"But look at the confusion of messages and roles. If the CEO means to give these employees a sense of theri own power over their own professional fate - and that was his stated intent - then why emphasize instead what he will do for themEach time he said, "I promise you," the CEO undermined his own goal of creating internal commitment, intrinsic motivation, and genuine empowerment."   (p105)

 Argris's example again illustrate the point that each and everyone of us has our own hidden unsaid assumptions about they way we behave. In the CEO's case, he assumed the management has the full responsibility for employee's job security. But we often don't realise these assumptions are inconsistent with our espoused  (publicly stated intent and behavior).  When we don't realise these two are inconsistent, we produce actions that are inconsistent with are stated beliefs. To others, we appears inauthetic (Dee Nicholls) in our words and actions.

Now what should one do if he/she was in the CEO's shoe? Well I won't bore you with all the same words about leadership and communication. But I will leave you with an story from Mathew (co-tutor in the module). Instead of using fear to motivate , which is the opposite of guaranteeing job security (saying If you don't work hard , you and I will be both out of a job!).  I think he said "I want us to be the best in what we do". Now I don't know if saying this is actually better than the other approaches mentioned above. I 'd happily welcome your thoughts and comments. :)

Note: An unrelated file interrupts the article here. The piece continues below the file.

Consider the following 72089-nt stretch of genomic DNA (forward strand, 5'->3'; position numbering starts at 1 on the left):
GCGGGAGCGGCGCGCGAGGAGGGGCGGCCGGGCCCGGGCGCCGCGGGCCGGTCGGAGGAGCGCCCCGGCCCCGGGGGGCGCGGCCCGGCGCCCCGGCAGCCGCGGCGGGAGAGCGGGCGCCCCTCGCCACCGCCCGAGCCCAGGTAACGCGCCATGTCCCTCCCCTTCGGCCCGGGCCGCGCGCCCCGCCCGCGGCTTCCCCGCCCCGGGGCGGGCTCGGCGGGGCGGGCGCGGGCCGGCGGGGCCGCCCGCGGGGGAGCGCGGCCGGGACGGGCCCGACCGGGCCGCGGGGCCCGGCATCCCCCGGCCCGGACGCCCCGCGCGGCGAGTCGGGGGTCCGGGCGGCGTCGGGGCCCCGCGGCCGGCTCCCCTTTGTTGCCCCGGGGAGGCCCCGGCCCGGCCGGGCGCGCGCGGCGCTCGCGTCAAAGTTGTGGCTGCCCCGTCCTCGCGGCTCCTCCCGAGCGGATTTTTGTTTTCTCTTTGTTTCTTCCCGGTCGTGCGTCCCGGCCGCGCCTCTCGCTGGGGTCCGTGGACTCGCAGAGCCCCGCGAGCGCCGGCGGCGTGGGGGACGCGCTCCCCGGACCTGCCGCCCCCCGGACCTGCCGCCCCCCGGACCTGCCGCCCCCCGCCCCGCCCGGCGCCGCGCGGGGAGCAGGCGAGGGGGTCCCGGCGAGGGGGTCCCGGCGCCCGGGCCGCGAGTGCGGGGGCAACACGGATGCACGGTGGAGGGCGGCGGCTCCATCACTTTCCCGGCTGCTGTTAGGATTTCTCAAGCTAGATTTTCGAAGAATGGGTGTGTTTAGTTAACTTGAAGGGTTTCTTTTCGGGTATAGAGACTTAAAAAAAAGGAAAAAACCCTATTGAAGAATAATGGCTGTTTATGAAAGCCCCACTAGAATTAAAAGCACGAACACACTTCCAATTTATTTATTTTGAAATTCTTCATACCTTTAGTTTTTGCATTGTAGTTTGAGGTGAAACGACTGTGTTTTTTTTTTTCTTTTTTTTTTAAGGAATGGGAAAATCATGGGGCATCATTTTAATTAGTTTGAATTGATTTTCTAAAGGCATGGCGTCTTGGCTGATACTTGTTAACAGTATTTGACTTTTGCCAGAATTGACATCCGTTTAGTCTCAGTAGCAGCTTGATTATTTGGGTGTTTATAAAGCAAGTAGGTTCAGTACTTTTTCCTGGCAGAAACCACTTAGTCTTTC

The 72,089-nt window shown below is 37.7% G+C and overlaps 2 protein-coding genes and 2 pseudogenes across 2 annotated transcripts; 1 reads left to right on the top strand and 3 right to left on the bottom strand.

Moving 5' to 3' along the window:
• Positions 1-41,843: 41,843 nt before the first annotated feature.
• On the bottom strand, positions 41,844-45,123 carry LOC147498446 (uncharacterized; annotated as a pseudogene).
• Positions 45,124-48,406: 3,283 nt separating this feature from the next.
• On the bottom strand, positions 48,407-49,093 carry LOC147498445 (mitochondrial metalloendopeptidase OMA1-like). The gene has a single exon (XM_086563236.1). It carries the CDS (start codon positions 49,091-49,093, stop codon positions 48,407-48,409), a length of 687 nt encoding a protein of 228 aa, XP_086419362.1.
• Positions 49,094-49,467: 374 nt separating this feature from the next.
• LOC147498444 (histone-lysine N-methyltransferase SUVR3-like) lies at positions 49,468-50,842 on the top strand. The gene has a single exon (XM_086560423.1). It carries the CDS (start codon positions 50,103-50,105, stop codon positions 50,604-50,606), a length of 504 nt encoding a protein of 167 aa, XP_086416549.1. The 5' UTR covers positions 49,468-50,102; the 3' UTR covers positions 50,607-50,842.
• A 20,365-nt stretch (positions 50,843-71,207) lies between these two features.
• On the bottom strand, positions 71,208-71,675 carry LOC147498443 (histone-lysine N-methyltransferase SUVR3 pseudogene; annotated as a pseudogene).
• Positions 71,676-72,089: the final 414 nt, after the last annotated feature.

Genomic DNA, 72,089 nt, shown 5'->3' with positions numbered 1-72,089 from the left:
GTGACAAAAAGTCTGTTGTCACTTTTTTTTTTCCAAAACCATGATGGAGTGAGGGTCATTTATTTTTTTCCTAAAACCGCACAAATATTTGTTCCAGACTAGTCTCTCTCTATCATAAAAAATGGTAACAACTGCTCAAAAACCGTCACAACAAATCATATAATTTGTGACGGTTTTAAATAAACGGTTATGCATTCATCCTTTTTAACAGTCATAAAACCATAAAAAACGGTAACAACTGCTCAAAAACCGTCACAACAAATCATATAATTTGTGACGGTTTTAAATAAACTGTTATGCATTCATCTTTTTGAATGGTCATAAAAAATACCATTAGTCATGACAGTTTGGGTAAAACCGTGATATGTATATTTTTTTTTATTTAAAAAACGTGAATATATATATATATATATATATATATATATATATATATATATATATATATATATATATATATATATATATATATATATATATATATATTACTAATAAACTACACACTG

To quickly sum up. It is clear hopefully from my description that Guarantee-ing employee job secruity is NOT a good idea. For two main reasons. Firstthe external environment will dictate organisational action beyond management control (i.e. recent mass layoff from financial crisis), you end up shoot yourself in the foot. Second, it removes that sense of urgency from the very people you try and expect to change their behavior.

 Argris, C (2001). Good Communications that Blocks Learning. Harvard business Review Paperback on Organizational Learning


- 4 comments by 1 or more people Not publicly viewable

  1. Amar Shah

    I do feel that that guaranteed employment is not a good idea. Doing this will never leave you in a good situation when times are hard.

    31 Jul 2009, 11:50

  2. Yes exactly, but those hard times are also when it’s the most tempting to offer it. From the manager’s point of view, it often seem like the most obviou solution. But the apparent harmony is only superficial, when the time comes, it is easy for the manager to say “okay I resign”, but the actual damage done to the organization is irrecoverable.
    p.s. I removed your first, “rg” comment , okay?

    31 Jul 2009, 15:47

  3. front door

    WHAT ! This is totally foolish you have to work for job and work either harder to keep them.. with the best getting promoted no one shold be guaranteed work.. it defeats the object

    24 Aug 2009, 15:38

  4. seo london

    Again another example of people being too soft ..what wrong with working for stuff

    24 Aug 2009, 16:41